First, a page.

In Rehab, ‘Two Warring Factions’: Abstinence vs. Medication
A reluctant evolution is taking place in residential drug treatment for opioid addiction. Here’s a look at one center’s wary shift.30 Dec 2018
MURFREESBORO, Tenn. — Just past a cemetery along a country road, an addiction treatment center called JourneyPure at the River draws hundreds of patients a month who are addicted to opioids and other drugs. They divide their days between therapy sessions, songwriting, communing with horses and climbing through a treetop ropes course. After dinner, they’re driven into town in white vans for 12-step meetings.
It is a common regimen at residential treatment programs, but as the opioid epidemic persists, JourneyPure is evolving. Though its glossy website doesn’t mention it, the company is ramping up its use of medications to blunt the torturous withdrawal symptoms and cravings that compel many with opioid addiction to keep using. There is substantial evidence backing this approach, which is supposed to be used in tandem with therapy. But because two of the three federally approved medicines are opioids themselves, it is spurned by people who believe taking drugs to quit drugs is not real recovery.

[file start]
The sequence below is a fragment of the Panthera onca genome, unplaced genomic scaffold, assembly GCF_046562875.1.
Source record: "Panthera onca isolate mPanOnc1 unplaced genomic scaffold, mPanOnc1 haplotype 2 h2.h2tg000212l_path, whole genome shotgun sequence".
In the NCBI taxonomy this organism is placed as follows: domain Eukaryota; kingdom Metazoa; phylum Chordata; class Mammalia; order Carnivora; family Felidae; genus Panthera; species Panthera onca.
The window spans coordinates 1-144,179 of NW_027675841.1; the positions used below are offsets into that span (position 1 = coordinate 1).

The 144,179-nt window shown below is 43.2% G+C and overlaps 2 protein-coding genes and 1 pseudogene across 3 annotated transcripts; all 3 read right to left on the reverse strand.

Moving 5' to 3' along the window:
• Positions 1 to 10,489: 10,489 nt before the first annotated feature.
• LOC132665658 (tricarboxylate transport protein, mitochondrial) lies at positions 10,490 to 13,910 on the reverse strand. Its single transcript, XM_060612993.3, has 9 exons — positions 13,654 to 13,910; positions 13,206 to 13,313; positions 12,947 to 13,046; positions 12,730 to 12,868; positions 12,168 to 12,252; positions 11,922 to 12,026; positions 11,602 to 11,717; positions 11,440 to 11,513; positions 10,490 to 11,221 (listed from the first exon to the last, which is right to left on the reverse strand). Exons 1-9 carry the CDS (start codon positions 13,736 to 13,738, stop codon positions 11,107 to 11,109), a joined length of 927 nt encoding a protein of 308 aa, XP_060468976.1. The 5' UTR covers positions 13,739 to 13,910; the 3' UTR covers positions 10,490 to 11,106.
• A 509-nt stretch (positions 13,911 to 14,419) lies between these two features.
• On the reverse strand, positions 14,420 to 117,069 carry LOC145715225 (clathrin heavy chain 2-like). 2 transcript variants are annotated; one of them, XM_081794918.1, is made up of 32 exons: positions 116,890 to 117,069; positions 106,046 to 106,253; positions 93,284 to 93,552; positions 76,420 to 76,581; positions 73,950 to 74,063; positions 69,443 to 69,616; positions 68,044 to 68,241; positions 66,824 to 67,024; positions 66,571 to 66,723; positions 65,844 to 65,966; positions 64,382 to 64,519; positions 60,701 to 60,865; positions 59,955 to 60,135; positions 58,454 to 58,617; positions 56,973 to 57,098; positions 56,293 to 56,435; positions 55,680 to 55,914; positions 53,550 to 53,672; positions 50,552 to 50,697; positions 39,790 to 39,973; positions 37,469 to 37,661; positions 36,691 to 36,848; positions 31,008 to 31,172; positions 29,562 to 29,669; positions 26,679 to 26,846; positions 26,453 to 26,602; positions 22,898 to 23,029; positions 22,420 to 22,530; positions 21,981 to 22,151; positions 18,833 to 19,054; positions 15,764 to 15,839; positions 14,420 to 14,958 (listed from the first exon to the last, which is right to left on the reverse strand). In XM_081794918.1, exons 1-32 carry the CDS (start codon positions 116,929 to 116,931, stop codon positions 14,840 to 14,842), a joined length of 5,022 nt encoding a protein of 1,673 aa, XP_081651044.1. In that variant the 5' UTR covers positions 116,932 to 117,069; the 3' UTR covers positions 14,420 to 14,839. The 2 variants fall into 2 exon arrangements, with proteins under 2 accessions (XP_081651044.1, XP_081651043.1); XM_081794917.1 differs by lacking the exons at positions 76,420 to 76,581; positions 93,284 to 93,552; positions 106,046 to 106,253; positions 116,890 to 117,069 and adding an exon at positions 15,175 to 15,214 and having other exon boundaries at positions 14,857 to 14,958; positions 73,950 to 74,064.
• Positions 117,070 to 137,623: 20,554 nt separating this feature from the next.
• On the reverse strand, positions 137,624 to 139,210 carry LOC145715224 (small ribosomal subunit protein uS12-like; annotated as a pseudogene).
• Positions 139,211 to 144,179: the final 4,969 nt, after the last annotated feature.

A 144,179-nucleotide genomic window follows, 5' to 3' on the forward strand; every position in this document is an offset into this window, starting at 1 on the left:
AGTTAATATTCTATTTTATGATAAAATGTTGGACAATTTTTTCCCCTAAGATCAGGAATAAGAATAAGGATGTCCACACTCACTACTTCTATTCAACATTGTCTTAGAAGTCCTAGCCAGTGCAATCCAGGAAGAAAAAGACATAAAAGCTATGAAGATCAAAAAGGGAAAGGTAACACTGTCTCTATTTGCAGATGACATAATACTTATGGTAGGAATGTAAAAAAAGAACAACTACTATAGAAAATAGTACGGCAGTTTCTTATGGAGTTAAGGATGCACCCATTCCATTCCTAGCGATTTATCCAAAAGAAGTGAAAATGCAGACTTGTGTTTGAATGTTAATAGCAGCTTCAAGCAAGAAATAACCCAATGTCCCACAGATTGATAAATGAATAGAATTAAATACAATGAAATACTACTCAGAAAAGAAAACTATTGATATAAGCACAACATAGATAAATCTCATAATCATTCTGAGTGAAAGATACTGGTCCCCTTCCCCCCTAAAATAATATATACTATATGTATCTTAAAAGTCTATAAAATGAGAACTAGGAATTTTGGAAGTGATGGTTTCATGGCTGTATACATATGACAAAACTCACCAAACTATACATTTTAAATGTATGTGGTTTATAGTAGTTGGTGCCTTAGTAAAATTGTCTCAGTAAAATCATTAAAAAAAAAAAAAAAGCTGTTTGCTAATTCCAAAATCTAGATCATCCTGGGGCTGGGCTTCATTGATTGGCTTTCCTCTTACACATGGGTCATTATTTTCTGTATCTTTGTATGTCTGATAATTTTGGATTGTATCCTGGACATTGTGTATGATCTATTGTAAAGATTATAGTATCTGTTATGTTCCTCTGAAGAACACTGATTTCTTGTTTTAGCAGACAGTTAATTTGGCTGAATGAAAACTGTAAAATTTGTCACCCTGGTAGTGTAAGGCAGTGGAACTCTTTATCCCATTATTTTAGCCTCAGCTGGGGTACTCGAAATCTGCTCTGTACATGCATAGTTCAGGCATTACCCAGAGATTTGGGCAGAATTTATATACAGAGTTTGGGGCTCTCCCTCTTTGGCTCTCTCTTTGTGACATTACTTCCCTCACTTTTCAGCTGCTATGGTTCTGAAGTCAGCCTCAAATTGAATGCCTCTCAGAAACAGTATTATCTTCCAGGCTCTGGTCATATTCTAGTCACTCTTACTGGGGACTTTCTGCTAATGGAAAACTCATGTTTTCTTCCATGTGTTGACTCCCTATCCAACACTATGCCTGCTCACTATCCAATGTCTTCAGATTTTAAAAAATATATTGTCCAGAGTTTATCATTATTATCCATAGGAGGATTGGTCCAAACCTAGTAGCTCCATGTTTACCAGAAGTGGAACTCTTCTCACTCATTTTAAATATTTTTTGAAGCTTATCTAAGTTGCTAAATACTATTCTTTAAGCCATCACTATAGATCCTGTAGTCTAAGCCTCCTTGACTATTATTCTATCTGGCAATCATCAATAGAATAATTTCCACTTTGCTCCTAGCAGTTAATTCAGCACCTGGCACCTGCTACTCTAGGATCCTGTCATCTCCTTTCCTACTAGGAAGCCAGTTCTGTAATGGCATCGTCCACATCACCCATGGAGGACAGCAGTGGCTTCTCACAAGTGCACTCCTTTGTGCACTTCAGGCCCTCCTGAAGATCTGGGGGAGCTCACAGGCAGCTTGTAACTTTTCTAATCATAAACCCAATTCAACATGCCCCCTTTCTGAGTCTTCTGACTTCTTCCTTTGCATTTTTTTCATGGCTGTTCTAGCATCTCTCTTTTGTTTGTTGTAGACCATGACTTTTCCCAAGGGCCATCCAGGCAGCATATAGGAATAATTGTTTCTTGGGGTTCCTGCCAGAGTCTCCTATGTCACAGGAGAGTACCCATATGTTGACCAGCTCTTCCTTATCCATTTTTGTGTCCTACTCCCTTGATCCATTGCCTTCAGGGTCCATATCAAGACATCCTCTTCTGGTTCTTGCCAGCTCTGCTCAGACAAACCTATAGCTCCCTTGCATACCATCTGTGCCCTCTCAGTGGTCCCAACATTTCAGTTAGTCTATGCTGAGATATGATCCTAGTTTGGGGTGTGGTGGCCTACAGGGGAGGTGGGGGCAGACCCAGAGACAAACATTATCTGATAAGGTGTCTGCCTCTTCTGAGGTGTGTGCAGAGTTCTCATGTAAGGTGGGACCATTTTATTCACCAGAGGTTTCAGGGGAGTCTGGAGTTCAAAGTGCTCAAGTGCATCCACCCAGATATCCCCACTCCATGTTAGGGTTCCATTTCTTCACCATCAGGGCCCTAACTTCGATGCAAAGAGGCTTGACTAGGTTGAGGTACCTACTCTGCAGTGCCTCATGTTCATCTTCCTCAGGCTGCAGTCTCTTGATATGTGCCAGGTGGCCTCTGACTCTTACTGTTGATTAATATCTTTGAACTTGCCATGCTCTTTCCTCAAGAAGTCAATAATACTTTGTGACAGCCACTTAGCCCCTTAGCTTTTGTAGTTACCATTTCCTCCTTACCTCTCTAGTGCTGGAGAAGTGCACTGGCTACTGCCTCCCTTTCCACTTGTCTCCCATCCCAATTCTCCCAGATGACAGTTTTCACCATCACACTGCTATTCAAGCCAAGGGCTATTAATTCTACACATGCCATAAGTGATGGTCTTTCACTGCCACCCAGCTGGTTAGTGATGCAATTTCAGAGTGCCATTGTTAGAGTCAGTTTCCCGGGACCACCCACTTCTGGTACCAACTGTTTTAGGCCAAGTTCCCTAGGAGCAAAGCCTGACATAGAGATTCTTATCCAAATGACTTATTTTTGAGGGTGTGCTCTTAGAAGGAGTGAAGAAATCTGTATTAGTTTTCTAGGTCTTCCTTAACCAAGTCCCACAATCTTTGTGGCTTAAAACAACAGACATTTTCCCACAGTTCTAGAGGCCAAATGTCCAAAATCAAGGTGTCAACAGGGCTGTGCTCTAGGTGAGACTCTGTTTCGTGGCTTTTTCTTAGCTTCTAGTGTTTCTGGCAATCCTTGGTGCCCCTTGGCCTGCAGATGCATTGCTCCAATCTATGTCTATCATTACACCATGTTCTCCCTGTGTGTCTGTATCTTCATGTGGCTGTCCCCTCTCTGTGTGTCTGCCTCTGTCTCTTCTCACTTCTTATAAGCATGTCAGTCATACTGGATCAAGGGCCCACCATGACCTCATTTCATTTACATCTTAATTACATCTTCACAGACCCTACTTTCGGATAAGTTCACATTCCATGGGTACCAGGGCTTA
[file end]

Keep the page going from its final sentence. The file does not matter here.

Addiction experts say such resistance is obstructing efforts to reduce overdose deaths and help addicted Americans get their lives back on track, even as many drain their savings or go into debt paying for repeated stints in residential rehab. Two-thirds of the patients admitted to JourneyPure’s program here over the last three months said it wasn’t their first time in treatment.
“I’m watching the dominoes fall on our industry,” said David Perez, JourneyPure at the River’s new chief executive, who has helped lead the push toward using more medication-assisted treatment. “People are dying, and we are feeling more and more impotent to stop it. That is what’s shifting beliefs, more than anything.”